The Trouble With Harry
Dir. Alfred Hitchcock
Cast: John Forsyth, Shirley MacLaine
Remember the opening mob-scene in Frenzy where a floating corpse of a woman steals the thunder away from the street speaker? Or the scene in Torn Curtain, where a famous ballerina throws a tantrum on the boat? Or the crazy chemistry between the lead pair in 39 Steps and Family Plot? There were so many scenes from his celebrated mysteries and thrillers that showed Alfred Hitchcock’s unique flair for tongue-in-cheek dark humor. Mr. And Mrs. Smith- his only attempt at full- length goofball romantic comedy and often touted as his best comic film somehow failed to enthuse me. It was okay, even funny in parts but it seldom felt ‘Hitchcokian’! But then I saw The trouble with Harry and my faith in the ultimate master was restored!
The trouble with Harry- a 1955 film, presents a very different Hitchcock from the Hitchcock the world loves for Psycho, Rebecca, Birds or Vertigo. It is Hitchcock at his cutting edge cynical satirical humorous best. It is Hitchcock, who is not interested in enmeshing you in a web of suspense over a murder but whose only interest in a murdered man’s body is to make you smile at the quirky ways of a small-town world dealing with that body!
The film opens with the camera lingering on a small scenic sleepy town. A young boy- hardly around six years of age- is walking up the hill, going into the woods, holding a toy machine-gun. Then we hear three gun-shots and a thud! The frightened boy goes to check and finds a man’s body lying lifeless on the ground, with a bloodied wound on the forehead! As the boy runs off to fetch his mother, an old man emerges from behind the trees, holding a shotgun!
If you expected a tense murder-scene, this isn’t one. What follows later in the film is Hitchcock’s hilarious yet wonderfully subtle exploration of the event, its causation and its aftermath. With a bunch of typically small-town characters like an ageing gunboat captain, a middle-aged spinster, a naughty kid, his attractive single mother, a talented happy-go-lucky painter, an absent-minded doctor, a hard-nosed curio-shop owner and a none-too-bright deputy sheriff, the master tells a tale of a town thrown into a wild cat-and-mouse game over the dead man- Harry Worp! With confusion reigning over his killer and the possible legal repercussion, the town-folk – (some of them actively but innocently involved in the ‘murder’!), then go through a whole night of digging graves and burying, exhuming and reburying Harry’s body! With the deputy sheriff smelling something fishy in the goings-on and trying to investigate the matter, the whole exercise becomes crazier than ever!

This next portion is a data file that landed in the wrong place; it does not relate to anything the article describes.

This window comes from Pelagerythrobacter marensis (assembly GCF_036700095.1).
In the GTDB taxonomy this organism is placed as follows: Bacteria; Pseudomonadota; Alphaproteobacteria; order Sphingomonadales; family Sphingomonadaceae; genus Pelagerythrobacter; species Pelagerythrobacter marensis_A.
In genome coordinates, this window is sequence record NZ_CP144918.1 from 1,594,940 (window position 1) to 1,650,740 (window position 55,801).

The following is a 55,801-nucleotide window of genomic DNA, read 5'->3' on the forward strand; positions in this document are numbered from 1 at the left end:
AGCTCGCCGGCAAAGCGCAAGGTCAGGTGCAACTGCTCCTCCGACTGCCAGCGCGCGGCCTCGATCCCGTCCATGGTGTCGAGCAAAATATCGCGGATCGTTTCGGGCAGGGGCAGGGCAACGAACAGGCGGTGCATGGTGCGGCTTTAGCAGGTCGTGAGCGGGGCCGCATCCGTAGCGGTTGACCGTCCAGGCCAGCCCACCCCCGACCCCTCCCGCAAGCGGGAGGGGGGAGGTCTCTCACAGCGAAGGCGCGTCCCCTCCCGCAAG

The film is a clever mix of slapstick, mystery and romantic elements and is blessed with natural performances. But its main strength is in its situational humor and in Hitchcock’s superb characterizations that portray different human traits with astonishing clarity. It is dark humor yet never once turns repulsive. In fact, we never even get to see Harry's face in the whole film- except in a sketch!
While interviewing Hitchcock about this film, famous French director Francois Truffaut had remarked: “The whole humor of the picture hinges on a single device: an attitude of disconcerting nonchalance. The characters discuss the corpse as casually as if they were talking about a pack of cigarettes.” To which Hitchcock then replied: “That’s the idea. Nothing amuses me more than understatement.”
Using this understatement to great effect, Hitchcock spun this comic yarn based on a novel by Jack Story. It is not a fast-paced laugh-riot but rather a classically easy-paced comedy that stimulates your grey cells and repeatedly breaks you into smiles! The film received only a modest success but it remained Htchcock’s personal favourite. Incidentally Shirley MacLaine made her debut in this film, playing the single mother.
Agreed, it is a lesser gem from the master’s repertoire but a gem nonetheless! To me, it is Hitchcock’s best comedy!